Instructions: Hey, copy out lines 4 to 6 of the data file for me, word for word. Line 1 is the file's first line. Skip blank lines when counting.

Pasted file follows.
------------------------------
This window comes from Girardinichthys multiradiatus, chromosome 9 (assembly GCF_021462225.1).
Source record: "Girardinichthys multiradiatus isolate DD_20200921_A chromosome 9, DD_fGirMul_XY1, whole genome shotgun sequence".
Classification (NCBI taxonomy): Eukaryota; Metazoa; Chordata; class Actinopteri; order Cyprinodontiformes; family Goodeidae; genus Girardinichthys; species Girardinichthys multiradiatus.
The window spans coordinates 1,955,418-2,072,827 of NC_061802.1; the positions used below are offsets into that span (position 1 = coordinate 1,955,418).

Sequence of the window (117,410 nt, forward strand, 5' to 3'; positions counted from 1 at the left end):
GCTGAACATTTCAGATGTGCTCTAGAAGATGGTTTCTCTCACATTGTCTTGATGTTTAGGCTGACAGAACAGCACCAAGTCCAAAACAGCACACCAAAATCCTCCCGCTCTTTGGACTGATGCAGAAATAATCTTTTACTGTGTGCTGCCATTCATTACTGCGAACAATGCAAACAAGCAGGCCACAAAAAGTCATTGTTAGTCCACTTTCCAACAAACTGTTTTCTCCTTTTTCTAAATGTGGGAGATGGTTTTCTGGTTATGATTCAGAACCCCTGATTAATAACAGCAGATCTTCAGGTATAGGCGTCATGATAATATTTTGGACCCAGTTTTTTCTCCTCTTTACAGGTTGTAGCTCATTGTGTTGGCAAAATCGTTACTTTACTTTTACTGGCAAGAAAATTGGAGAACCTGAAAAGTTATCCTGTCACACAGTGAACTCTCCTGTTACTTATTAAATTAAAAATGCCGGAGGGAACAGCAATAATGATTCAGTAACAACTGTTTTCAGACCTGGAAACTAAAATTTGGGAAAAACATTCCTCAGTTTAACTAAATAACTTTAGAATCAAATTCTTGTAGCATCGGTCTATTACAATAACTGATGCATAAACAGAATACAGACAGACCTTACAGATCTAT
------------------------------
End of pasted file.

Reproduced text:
The window spans coordinates 1,955,418-2,072,827 of NC_061802.1; the positions used below are offsets into that span (position 1 = coordinate 1,955,418).

Sequence of the window (117,410 nt, forward strand, 5' to 3'; positions counted from 1 at the left end):
GCTGAACATTTCAGATGTGCTCTAGAAGATGGTTTCTCTCACATTGTCTTGATGTTTAGGCTGACAGAACAGCACCAAGTCCAAAACAGCACACCAAAATCCTCCCGCTCTTTGGACTGATGCAGAAATAATCTTTTACTGTGTGCTGCCATTCATTACTGCGAACAATGCAAACAAGCAGGCCACAAAAAGTCATTGTTAGTCCACTTTCCAACAAACTGTTTTCTCCTTTTTCTAAATGTGGGAGATGGTTTTCTGGTTATGATTCAGAACCCCTGATTAATAACAGCAGATCTTCAGGTATAGGCGTCATGATAATATTTTGGACCCAGTTTTTTCTCCTCTTTACAGGTTGTAGCTCATTGTGTTGGCAAAATCGTTACTTTACTTTTACTGGCAAGAAAATTGGAGAACCTGAAAAGTTATCCTGTCACACAGTGAACTCTCCTGTTACTTATTAAATTAAAAATGCCGGAGGGAACAGCAATAATGATTCAGTAACAACTGTTTTCAGACCTGGAAACTAAAATTTGGGAAAAACATTCCTCAGTTTAACTAAATAACTTTAGAATCAAATTCTTGTAGCATCGGTCTATTACAATAACTGATGCATAAACAGAATACAGACAGACCTTACAGATCTAT